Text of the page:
In the two years it took to build Canol, over 52,000 people worked on the project. At its peak there were ten thousand people working on the project at one time. It was actually three projects in one: the pipeline from Norman Wells to Whitehorse, a distribution system out of Whitehorse, and the Canol Road from Johnson’s Crossing.
The refinery at Whitehorse was shipped in from Texas and cost 24 million dollars. The route for the pipeline was chosen by aerial surveys and from talking to local native people who used a trail over the MacKenzie Mountains.
On February 16, 1944, they met and the line was joined. Two months later, oil was flowing from Norman Wells, through ten pumping stations, to the Whitehorse refinery.
But the 3000 barrels a day the line could deliver was a drop in the bucket compared to the needs of the American military in Alaska. The line operated for just nine months before the refinery was shut down. The official cost of the line was put at 134 million dollars, but many believe it cost as much as 300 million… and that was in 1944 dollars.
Was the project a success? Throughout the construction and afterward, a committee of the US Congress investigated Canol. In part, the report said that the project was a greater detriment to the US war effort in waste of manpower, and money was greater than any act of sabotage by the enemy. It also said that the project was a blot on the records of the high-powered military commanders who supported it.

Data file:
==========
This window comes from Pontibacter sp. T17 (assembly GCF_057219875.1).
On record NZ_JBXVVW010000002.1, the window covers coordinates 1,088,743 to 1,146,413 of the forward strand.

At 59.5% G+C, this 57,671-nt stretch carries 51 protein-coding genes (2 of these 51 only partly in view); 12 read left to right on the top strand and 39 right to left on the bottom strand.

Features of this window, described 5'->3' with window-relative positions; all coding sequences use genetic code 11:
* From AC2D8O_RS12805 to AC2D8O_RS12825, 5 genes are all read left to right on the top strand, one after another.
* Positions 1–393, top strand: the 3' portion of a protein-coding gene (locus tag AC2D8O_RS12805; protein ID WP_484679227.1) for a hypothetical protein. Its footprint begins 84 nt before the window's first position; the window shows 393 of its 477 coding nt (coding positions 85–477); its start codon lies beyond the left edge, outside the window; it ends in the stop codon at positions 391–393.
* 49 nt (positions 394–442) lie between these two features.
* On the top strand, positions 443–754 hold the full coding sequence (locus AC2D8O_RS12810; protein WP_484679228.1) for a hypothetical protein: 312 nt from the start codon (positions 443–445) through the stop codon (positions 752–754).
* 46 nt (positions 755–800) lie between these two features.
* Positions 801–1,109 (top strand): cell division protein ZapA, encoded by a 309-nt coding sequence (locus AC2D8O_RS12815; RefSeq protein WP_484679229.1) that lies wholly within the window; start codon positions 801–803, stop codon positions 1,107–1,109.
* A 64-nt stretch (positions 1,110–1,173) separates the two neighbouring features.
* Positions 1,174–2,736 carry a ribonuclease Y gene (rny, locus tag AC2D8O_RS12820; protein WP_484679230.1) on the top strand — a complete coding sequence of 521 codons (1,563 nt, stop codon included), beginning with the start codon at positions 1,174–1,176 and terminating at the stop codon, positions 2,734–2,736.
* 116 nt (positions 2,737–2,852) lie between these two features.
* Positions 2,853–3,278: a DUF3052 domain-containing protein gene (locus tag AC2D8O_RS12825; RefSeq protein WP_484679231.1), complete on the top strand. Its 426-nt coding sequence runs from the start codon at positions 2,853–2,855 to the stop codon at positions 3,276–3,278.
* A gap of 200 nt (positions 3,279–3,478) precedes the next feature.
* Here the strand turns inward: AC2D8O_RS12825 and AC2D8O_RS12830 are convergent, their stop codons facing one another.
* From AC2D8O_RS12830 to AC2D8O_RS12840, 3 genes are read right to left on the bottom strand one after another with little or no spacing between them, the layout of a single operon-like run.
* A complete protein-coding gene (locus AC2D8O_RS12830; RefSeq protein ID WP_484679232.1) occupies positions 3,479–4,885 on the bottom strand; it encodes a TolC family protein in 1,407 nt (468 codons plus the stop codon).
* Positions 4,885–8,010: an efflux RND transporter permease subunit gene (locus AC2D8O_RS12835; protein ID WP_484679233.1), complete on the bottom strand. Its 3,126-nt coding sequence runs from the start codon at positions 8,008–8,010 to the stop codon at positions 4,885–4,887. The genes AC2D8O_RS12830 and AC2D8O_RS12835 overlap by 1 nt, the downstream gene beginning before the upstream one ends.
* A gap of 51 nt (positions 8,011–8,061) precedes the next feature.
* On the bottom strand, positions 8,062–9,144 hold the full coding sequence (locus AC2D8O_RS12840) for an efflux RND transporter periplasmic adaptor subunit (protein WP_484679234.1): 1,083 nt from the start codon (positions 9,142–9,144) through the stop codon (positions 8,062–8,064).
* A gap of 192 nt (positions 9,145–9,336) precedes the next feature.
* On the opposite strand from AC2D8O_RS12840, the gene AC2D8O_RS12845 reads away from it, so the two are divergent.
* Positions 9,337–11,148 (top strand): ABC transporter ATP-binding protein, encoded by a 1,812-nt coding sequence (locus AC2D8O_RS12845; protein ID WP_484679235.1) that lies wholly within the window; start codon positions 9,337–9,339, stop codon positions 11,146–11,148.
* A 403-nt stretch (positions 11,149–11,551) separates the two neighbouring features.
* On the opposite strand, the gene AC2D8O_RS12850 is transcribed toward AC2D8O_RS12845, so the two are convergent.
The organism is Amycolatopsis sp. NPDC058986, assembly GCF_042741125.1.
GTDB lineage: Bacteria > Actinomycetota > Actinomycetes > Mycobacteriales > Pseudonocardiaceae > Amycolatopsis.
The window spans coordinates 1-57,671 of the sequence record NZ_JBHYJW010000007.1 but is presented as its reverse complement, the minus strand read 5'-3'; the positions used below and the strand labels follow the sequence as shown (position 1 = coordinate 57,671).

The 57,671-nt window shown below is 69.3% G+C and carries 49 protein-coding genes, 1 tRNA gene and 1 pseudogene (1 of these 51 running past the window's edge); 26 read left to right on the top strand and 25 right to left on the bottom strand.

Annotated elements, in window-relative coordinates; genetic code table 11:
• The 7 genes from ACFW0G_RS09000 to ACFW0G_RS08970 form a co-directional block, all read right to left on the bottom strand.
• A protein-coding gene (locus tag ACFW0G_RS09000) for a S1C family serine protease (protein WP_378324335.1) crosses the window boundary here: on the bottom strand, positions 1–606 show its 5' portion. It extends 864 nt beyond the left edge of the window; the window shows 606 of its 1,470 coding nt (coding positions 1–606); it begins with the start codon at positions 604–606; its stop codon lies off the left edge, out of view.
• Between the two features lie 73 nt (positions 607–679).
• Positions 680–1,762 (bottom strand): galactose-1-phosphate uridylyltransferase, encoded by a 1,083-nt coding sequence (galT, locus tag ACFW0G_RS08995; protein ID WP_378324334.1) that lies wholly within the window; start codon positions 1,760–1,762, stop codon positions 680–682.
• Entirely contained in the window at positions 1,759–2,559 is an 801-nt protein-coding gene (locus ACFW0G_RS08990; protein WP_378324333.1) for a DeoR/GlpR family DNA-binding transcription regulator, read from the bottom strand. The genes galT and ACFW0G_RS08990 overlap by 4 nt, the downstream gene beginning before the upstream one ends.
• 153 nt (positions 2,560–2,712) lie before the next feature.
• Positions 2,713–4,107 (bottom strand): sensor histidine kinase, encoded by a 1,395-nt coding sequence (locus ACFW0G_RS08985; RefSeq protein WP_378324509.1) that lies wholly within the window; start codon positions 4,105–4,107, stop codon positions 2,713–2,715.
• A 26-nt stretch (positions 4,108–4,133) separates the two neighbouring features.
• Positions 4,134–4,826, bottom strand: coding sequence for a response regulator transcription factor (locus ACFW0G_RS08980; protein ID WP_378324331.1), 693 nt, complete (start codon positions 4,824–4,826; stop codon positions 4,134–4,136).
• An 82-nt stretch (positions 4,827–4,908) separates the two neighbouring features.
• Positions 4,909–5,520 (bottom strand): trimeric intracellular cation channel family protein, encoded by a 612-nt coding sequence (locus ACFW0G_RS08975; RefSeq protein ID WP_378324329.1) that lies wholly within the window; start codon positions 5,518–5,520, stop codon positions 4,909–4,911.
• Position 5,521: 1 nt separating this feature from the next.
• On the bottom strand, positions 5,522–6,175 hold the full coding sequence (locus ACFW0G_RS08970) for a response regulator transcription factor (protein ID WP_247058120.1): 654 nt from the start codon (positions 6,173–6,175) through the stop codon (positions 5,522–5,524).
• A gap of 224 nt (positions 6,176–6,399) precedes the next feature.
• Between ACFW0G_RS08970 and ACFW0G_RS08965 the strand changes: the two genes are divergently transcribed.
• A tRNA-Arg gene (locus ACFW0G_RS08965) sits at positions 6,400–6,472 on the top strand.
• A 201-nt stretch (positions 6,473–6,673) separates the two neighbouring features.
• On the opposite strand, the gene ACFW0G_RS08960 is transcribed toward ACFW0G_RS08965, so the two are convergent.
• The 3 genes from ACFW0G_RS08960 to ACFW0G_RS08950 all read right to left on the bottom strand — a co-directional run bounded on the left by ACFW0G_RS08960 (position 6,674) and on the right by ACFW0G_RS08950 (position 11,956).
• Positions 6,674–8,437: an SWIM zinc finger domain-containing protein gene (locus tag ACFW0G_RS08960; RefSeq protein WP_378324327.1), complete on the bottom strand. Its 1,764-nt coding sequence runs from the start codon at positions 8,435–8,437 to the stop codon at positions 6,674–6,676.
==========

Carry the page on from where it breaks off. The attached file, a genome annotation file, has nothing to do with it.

A CKRW Yukon Nugget by Les McLaughlin.
The British Yukon Navigation Company, a division of the White Pass and Yukon Route, operates busses from Whitehorse to Dawson Creek. The White Pass manages the train, the riverboats to Dawson City and Mayo, and the SS Tutshi out of Carcross. The company also has an air service and a highway freight line. White Pass is also the Standard Oil fuel distributors throughout the Yukon.
Greyhound – Alaska Highway 1944
My first trip on the Alaska Highway was on a Greyhound Bus in September 1944. Then a 2 1/2-year old, I have no memory of it, but I know that my sister Margaret was charged with the task of protecting the bus driver from me. Or so she says.
Our family was heading to the tiny town of Whitehorse, and needed a pass from the American military to make the trip. So much for sovereignty.
A by-product of the Second World War was the world famous Alaska Highway. The American military began construction in April 1942 and by September, with the pioneer road nearly finished, the United States military created “Northwest Service Command.” It had complete authority over all U.S. military operations in B.C., Alberta, the Yukon and Alaska, including the highway
A primitive trail north to Alaska was punched through in nine months, but the job of building an all-weather highway that could cope with real traffic was far from finished. Military and civilian contractors, in a race to fix the road, needed to move workers north in a hurry.
To do this, on June 21, 1943, Western Canadian Greyhound Ltd. entered into a bussing contract with the Northwest Service Command.